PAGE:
Dov JARON (USA)
Dr. Jaron is Calhoun Distinguished Professor of Engineering in Medicine, School of Biomedical Engineering, Science and Health Systems, Professor of Electrical Engineering, Drexel University and Adjunct Professor, Jefferson University Medical College. Dr. Jaron received his Ph.D. degree in Biomedical Engineering from the University of Pennsylvania in 1967. From 1971 to 1973 he was Director of the Surgical Research Laboratory at Sinai Hospital of Detroit. Prior to joining Sinai Hospital he was Senior Research Associate and later Director of the Surgical Research Laboratory at Maimonides Medical Center in New York. From 1973 to 1979 Dr. Jaron was on the faculty of the Electrical Engineering department and functioned as Coordinator of the Biomedical Engineering program at the University of Rhode Island. He served as Director of the Biomedical Engineering and Science Institute at Drexel University from 1980 to 1996. From 1991 to 1993 he was on a two-year assignment to the National Science Foundation, where he was Director of the Division of Biological and Critical Systems in the Engineering Directorate. From 1996 to 1998 he was on leave at the National Institutes of Health as Associate Director for the National Center for Research Resources and Director of its Biomedical Technology program. Dr. Dov Jaron?s many contributions to the development of cardiovascular models; to bringing a cardiac assist device to the clinical setting; and his extensive contributions to the profession have established him as an outstanding, internationally renowned and Distinguished engineer/scientist.Dr. Jaron led the engineering team that developed the first successful in-series cardiac assist device, the intraaortic balloon pump (IABP), and pioneered its clinical application. Currently, the IABP is used routinely world wide to support patients„ failing circulation. By integrating engineering techniques, mathematical approaches and physiological information, his research on the development of models of cardiovascular system dynamics was critical in understanding the interaction of in-series cardiac assist devices with the circulation and in optimizing their effectiveness. More recently, Dr. Jaron’s research has focused on elucidating specific complex mechanisms of the microcirculation by creating models that integrate biochemical and mechanical interactions in the system at different hierarchical levels. This research is aimed at providing an insight into the pathogenesis of microvascular dysfunction diseases. Currently, it is focused on mechanisms of production and transport of Nitric Oxide in the microcirculation. The importance of this research has been evidenced in many grant awards and a large number of high quality doctoral students. Dr. Jaron’s research has resulted in more than 140 articles in archival journals and conference proceedings, 11 book chapters, and more than 90 abstracts. He has given a very large number of invited talks in the U.S. and abroad.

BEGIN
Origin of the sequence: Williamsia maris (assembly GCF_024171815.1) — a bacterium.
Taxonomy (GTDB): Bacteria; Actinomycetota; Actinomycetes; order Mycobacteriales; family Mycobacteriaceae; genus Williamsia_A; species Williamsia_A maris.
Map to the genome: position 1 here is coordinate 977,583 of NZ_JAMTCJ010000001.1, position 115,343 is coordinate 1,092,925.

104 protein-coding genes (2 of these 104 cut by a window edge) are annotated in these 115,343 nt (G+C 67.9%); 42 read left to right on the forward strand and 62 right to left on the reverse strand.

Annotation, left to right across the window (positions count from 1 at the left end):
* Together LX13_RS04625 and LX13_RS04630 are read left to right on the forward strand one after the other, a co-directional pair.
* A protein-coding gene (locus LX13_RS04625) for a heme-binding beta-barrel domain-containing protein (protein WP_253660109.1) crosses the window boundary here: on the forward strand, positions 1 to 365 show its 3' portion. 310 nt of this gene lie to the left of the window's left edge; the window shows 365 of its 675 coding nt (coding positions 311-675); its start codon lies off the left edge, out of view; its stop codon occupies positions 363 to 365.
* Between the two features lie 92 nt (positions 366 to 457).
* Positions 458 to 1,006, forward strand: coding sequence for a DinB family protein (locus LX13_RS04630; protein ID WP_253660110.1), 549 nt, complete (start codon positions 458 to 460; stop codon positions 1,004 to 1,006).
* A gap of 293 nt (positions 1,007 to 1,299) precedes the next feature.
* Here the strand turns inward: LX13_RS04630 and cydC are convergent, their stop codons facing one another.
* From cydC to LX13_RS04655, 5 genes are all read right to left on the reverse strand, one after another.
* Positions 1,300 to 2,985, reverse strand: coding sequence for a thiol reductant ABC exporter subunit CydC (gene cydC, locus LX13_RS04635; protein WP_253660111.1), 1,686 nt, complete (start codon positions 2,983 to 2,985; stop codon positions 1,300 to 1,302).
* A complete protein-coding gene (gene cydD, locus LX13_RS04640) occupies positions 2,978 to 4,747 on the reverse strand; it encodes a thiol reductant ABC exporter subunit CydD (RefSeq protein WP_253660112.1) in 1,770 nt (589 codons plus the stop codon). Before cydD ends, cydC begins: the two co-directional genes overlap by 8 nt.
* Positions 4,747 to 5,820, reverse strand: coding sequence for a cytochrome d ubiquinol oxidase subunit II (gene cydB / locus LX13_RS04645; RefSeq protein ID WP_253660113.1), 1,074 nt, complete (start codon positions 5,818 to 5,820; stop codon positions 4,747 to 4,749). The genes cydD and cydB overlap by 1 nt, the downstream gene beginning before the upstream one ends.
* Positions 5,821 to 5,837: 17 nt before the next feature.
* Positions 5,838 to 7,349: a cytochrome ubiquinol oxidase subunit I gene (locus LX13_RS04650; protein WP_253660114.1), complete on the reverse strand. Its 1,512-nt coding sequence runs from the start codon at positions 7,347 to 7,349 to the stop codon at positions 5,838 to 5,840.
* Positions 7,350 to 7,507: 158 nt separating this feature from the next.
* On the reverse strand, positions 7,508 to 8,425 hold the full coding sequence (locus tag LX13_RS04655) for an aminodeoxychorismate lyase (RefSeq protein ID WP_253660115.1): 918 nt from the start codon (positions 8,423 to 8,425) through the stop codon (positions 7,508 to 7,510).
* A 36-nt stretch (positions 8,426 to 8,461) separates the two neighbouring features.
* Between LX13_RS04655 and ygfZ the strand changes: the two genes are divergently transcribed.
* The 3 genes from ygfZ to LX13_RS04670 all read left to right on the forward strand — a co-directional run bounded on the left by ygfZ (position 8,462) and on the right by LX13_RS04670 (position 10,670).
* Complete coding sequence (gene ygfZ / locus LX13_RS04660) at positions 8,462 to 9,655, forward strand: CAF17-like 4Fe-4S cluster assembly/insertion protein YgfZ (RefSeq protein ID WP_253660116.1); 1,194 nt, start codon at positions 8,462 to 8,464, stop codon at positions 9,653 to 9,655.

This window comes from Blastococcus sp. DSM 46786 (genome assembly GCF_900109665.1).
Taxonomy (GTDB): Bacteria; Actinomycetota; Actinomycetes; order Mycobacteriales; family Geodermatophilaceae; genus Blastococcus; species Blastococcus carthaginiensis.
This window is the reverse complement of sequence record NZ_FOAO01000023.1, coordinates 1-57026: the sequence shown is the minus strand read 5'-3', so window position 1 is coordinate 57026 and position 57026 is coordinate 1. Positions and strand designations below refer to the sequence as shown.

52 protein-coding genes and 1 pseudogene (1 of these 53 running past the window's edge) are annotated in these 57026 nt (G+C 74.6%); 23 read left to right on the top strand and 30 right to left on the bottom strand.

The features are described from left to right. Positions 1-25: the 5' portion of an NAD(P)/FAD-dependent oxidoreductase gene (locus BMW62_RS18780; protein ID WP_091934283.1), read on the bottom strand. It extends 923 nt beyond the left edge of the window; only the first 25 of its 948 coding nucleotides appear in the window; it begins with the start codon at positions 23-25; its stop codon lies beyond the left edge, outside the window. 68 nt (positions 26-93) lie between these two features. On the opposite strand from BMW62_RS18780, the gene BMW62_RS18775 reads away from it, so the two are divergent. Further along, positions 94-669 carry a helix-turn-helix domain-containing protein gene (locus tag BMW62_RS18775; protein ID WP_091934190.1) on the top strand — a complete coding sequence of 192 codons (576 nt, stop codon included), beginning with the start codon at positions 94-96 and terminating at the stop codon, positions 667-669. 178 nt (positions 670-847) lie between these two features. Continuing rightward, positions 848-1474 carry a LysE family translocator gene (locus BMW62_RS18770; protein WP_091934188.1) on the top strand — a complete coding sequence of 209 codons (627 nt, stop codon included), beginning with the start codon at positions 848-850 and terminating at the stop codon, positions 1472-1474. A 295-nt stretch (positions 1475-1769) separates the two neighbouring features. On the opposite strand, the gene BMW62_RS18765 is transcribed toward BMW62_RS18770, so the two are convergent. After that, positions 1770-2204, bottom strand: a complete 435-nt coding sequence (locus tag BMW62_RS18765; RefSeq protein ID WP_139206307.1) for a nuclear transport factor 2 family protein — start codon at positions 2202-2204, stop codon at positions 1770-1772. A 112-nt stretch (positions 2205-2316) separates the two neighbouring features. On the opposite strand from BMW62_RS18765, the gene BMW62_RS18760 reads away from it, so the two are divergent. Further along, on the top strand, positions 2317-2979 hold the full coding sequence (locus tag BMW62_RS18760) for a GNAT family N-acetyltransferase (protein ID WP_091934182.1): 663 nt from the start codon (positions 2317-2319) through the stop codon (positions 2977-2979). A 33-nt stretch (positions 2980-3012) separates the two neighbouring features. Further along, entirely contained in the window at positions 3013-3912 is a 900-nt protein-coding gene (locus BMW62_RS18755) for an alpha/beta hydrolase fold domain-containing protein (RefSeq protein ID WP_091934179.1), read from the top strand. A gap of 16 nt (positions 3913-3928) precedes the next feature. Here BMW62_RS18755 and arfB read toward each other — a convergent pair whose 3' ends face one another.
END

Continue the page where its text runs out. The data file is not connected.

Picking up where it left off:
In addition to his research activities, Dr. Jaron has made major contributions to the development of the biomedical engineering profession worldwide through his extensive professional activities and service with the government. As Director of the Biological and Critical Systems Division at NSF he led in the creation of a new Division of Bioengineering and Environmental Systems and significantly increased funding for bioengineering research. At NIH he was a major driving force within the NIH Bioengineering Consortium (BECON). His many efforts at the agency culminated in the trans-NIH symposium titled: “Bioengineering: Building The Future of Biology and Medicine” which he co-chaired. The symposium, for which he received the NIH Director’s Award, has been hailed by the engineering research community and by the NIH as a watershed for the agency and for the field of Bioengineering. His accomplishments at NIH helped to affirm the critical role of engineering to the solution of research problems in biomedicine and were instrumental in the establishment of the NIH Institute of Biomedical Imaging and Bioengineering.